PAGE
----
If there is no identifiable cause after such investigations,then the miscarriage is ‘unexplained’. It was necessary to provide empathetic counseling by giving emphasis towards supportive care.


– As outlined by the RCOG, the evaluation of recurrent miscarriages must follow a proper protocol.


Progesterone therapy in women of childbearing age is not recommended by RCOG if there are no luteal phase defects regarding empirical treatment options. Investigating off-label empiric use of progesterone/heparin seems rational after sharing that no data are available on their efficacy.

Moreover, preparing beforehand, attending proper antenatal appointments, visiting the early pregnancy unit, and patient-oriented education contribute to better results.


Investigating Recurrent Miscarriages

However, up to 45% of recurrent miscarriages have unknown causes and hence, RCOG advises a thorough evidence-based RM investigation protocol after 12 months of trying. This includes:

Blood Tests:

– Full blood count

– Thyroid function

– Health assessment with HbA1c

– Antiphospholipid antibodies

– Luteal phase progesterone

– Screening of thrombophilia where applicable inherited


– For this reason, the transvaginal 3D ultrasound of the uterine anatomy was carried out.

– TV CSL at 18-20 WGA for identifying women at risk of cervical weakness.

Other Testing:

– Parental karyotyping

– The following preconception carrier genetic screenings include


Role of IVF Treatment

For couples with unexplained secondary RM for whom fertility treatment is to be considered, RCOG advises that IVF with PGD-a should be employed in order to select embryos with chromosomal normality. IVF should be available for these patients and embryo testing if possible should be made available to them. It disposes of the risk in pregnancy loss that might be due to a bad embryo through implantation of a single normal embryo.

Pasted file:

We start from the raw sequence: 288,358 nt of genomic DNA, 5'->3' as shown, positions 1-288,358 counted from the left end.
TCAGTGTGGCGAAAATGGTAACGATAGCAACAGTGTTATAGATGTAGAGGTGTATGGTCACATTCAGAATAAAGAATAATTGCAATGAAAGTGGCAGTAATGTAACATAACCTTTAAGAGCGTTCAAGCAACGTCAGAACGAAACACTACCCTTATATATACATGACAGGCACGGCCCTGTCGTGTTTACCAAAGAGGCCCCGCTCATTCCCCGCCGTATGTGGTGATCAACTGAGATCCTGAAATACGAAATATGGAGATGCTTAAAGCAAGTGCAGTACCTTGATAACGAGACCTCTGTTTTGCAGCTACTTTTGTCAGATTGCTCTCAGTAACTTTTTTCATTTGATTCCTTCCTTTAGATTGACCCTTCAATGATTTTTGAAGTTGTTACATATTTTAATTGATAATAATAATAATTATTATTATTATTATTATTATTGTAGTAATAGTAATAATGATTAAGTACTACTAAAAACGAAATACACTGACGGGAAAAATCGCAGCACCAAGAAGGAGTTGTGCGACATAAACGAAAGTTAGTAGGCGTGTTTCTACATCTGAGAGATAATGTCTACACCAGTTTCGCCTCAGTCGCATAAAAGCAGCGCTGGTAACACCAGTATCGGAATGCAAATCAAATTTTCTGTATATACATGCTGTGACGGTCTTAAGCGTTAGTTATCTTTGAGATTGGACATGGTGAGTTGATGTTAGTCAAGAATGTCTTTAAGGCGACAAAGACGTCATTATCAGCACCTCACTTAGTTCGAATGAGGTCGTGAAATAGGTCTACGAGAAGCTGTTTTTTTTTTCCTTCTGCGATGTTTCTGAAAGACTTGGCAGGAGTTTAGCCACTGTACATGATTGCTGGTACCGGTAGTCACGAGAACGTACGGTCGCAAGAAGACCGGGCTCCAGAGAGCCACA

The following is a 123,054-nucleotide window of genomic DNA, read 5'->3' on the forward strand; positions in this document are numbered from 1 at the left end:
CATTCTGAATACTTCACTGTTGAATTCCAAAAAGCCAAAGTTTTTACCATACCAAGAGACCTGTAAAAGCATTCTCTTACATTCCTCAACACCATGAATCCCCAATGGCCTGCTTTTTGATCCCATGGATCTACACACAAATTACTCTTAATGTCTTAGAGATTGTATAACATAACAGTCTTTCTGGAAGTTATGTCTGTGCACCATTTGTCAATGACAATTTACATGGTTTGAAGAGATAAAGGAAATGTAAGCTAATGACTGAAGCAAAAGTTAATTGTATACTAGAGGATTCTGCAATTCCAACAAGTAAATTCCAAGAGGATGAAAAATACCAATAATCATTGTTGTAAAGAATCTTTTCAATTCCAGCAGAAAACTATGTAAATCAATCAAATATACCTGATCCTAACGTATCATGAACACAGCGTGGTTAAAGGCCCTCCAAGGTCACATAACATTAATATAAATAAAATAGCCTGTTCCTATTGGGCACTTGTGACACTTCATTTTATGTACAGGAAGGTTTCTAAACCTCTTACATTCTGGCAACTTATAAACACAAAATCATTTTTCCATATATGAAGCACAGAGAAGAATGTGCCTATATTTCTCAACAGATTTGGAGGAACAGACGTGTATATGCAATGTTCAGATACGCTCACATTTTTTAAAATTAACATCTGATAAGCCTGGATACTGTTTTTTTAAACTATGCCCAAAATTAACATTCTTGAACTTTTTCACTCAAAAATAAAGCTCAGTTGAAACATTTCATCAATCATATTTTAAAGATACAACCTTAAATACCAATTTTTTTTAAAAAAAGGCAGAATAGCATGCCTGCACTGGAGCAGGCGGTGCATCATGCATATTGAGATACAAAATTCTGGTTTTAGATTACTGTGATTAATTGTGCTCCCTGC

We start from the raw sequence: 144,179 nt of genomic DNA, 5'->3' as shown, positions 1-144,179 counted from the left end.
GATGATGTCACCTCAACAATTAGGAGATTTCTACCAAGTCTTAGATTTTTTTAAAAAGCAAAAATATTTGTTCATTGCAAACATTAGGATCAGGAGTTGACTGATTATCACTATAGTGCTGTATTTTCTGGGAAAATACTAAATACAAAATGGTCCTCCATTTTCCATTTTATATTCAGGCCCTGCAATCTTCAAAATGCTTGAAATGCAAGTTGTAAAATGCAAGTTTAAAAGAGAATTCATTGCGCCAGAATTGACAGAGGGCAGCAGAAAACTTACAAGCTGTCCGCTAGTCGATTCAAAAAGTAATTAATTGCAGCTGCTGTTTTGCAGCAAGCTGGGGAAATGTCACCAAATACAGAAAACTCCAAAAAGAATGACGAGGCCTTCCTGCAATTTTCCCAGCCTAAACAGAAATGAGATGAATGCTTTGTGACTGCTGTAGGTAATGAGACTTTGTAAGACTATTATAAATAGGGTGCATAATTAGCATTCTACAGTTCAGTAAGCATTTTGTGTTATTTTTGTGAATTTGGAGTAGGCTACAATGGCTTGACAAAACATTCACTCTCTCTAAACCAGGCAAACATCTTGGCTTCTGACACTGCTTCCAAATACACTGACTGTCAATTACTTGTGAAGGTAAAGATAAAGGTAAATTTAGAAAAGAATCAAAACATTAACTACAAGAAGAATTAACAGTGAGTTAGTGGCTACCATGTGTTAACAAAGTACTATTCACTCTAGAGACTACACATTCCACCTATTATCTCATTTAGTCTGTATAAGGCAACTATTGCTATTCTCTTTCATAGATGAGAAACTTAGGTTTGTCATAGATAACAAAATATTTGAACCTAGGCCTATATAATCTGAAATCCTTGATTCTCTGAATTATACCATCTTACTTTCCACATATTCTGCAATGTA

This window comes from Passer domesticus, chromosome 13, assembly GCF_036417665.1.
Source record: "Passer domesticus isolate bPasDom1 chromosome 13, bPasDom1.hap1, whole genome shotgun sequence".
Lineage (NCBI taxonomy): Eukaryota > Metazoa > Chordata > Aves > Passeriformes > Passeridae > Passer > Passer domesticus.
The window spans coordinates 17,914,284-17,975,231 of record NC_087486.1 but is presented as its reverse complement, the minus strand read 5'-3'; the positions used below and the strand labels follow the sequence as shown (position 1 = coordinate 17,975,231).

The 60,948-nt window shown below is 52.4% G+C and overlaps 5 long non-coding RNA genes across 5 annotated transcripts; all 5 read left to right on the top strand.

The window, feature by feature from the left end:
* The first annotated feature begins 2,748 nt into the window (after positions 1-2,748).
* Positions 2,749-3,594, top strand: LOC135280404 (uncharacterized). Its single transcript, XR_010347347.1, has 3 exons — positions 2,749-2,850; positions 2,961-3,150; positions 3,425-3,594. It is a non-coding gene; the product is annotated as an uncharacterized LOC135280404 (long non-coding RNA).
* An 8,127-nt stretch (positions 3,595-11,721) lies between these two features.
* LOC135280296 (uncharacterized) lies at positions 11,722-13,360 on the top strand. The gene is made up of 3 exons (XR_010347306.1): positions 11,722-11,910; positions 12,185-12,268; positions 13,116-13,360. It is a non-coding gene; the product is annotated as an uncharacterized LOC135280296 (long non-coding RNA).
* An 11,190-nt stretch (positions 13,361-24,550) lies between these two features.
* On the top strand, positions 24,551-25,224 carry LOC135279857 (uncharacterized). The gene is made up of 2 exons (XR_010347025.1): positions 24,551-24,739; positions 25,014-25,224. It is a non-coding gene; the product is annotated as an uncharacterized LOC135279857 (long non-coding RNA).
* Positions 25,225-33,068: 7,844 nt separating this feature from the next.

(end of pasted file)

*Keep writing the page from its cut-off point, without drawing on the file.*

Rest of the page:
In conclusion, the research finds that recurrent miscarriage has many possible causes that all couples with 2+ miscarriages have to be screened for according to RCOG guidelines. Septate uterus, APS, poor glycemic control diabetes, thyroid disorders, fibroids, and weak cervical conditions contribute significantly to recurrent miscarriages. Genetic embryo factors are also contributing factors to the development of polyploid plants. An effective and systematic analysis is performed, which makes it possible to prescribe targeted interventions based on the cause in at least half of the cases. Preliminary as these approaches are, ongoing research has provided valuable guidelines to assist many such couples in achieving their goal of conceiving a pregnancy and delivering a live born infant.


Question 1

Woman has miscarriage at 18 weeks for first time , she is upset, wants to go for investigation what is correct advice for genetic testing

a-Counsel her that genetic test not required
b-Genetic testing can be done after 3 miscarriages
c-Genetic testing can be done after 2 miscarriages
d-Accept request and arrange genetic testing 

Question 2

Woman with history of 3 miscarriage has come with 6 weeks of pregnancy , previously she was tested positive for TPO antibodies
When her thyroid function test to be done

a– 5-6 weeks of pregnancy
b– 7-8 weeks of pregnancy
c– 7-9 weeks of pregnancy
d– 10-11 weeks of pregnancy  

Question 3

Woman with history of 3 miscarriages has come with 6 weeks of pregnancy , presented with bleeding , she is scare that she would miscarry again
What will be the correct advice

a– counsel her
b-400 mg micronized vaginal progesterone twice daily at the time of bleeding until 16weeks of gestation
c– 400 mg micronized vaginal progesterone twice daily at the time of bleeding until 18 weeks of gestation
d– 400 mg micronized vaginal progesterone twice daily at the time of bleeding until 34 weeks of gestation